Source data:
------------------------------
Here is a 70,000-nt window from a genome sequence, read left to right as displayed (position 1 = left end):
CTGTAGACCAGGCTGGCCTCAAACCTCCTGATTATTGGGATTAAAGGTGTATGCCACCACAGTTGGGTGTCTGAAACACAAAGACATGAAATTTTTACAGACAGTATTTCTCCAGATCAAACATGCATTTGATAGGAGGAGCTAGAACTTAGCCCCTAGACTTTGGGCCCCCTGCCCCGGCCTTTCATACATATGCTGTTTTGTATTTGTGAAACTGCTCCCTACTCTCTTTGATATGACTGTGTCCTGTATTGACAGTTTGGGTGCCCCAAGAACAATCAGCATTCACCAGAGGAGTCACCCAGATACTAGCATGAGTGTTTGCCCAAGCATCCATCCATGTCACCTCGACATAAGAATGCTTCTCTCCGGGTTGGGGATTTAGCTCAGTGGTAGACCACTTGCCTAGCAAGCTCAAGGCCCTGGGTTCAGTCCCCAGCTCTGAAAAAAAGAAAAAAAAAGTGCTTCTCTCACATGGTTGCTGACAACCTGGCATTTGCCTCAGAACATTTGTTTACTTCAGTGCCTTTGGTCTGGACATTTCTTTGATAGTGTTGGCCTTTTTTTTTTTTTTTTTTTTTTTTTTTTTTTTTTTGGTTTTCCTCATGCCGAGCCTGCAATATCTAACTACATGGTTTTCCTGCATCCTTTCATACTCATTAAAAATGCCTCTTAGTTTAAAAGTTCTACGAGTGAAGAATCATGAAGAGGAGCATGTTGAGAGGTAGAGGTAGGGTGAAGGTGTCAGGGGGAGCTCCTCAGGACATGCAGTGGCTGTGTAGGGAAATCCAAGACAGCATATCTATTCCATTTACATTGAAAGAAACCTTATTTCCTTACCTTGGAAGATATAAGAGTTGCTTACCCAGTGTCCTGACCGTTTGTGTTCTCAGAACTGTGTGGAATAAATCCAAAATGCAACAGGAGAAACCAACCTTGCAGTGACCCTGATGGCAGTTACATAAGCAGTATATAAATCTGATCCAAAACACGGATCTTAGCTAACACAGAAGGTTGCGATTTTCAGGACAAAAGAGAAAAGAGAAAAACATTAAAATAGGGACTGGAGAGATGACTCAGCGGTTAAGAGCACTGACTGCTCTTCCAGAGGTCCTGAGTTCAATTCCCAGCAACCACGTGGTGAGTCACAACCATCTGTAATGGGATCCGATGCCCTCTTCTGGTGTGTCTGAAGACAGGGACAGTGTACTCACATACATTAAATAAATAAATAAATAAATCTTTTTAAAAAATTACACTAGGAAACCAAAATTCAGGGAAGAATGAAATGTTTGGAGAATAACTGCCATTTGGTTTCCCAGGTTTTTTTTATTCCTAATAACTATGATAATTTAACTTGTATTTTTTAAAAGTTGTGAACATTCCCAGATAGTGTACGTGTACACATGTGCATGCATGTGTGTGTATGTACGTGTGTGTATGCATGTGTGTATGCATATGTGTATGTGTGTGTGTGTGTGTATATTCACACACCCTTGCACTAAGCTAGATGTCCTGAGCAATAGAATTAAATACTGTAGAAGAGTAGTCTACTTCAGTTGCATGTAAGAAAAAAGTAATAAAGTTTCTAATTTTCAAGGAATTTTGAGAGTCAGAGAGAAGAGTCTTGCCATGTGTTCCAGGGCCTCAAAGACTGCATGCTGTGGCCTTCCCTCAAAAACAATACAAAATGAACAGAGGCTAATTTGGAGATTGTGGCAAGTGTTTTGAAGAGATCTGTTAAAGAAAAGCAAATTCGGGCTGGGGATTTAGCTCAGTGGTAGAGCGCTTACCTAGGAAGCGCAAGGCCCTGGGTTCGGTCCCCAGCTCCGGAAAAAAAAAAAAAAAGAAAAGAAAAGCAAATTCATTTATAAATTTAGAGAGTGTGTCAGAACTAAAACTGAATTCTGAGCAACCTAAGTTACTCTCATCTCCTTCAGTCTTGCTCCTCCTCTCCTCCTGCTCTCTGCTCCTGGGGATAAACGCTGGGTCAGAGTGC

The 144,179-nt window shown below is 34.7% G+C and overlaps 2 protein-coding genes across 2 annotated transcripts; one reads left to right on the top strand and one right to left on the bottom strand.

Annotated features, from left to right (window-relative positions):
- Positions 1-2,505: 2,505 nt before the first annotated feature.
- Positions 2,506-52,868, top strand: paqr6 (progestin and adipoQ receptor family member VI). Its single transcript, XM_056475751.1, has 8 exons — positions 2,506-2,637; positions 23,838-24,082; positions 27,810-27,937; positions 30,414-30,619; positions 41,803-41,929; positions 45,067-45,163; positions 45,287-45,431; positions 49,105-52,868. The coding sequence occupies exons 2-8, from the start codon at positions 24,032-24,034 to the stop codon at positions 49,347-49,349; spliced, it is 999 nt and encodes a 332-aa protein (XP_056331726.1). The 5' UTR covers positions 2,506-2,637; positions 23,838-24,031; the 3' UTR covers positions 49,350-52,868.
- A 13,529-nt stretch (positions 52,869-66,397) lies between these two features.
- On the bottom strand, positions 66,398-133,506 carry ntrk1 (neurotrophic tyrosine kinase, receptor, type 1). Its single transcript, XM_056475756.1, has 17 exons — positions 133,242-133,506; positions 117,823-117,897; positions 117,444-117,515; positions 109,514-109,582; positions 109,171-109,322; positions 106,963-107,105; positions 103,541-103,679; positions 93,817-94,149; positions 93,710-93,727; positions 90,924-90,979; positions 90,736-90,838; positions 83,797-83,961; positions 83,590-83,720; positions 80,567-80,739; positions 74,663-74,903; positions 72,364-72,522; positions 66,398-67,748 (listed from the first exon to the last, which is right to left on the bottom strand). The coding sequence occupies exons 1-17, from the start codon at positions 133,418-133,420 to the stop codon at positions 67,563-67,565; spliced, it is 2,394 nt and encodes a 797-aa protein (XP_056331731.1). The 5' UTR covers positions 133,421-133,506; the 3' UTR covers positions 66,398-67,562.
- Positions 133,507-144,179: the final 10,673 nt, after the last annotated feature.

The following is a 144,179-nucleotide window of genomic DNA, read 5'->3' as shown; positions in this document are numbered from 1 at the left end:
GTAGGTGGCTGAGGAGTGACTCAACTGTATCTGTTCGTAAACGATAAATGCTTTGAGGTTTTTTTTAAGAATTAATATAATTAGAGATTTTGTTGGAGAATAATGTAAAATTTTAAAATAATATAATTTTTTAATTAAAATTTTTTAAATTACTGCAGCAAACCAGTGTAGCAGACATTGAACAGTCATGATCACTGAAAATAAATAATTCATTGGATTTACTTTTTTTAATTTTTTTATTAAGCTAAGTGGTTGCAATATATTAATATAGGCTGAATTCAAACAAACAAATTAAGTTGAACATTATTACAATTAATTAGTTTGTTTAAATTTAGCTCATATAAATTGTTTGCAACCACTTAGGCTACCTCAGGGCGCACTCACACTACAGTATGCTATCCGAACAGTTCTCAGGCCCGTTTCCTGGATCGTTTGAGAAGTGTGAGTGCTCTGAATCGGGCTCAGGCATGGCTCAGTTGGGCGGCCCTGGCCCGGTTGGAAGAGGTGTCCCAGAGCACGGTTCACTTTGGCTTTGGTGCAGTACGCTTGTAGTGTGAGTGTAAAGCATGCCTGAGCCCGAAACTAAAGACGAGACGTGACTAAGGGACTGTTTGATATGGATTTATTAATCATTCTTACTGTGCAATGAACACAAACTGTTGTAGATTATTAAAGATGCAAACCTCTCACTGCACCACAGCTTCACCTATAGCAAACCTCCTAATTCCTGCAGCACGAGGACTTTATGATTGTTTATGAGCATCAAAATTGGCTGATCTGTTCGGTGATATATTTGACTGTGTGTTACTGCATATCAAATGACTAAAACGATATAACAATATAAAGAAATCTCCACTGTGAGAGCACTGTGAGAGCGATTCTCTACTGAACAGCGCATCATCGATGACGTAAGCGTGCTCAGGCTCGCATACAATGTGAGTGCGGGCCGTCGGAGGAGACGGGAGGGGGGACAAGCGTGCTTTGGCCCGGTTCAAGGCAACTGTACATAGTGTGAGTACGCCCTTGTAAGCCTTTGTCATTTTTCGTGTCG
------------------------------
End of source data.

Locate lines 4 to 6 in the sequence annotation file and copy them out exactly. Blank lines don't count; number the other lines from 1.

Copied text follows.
Annotated features, from left to right (window-relative positions):
- Positions 1-2,505: 2,505 nt before the first annotated feature.
- Positions 2,506-52,868, top strand: paqr6 (progestin and adipoQ receptor family member VI). Its single transcript, XM_056475751.1, has 8 exons — positions 2,506-2,637; positions 23,838-24,082; positions 27,810-27,937; positions 30,414-30,619; positions 41,803-41,929; positions 45,067-45,163; positions 45,287-45,431; positions 49,105-52,868. The coding sequence occupies exons 2-8, from the start codon at positions 24,032-24,034 to the stop codon at positions 49,347-49,349; spliced, it is 999 nt and encodes a 332-aa protein (XP_056331726.1). The 5' UTR covers positions 2,506-2,637; positions 23,838-24,031; the 3' UTR covers positions 49,350-52,868.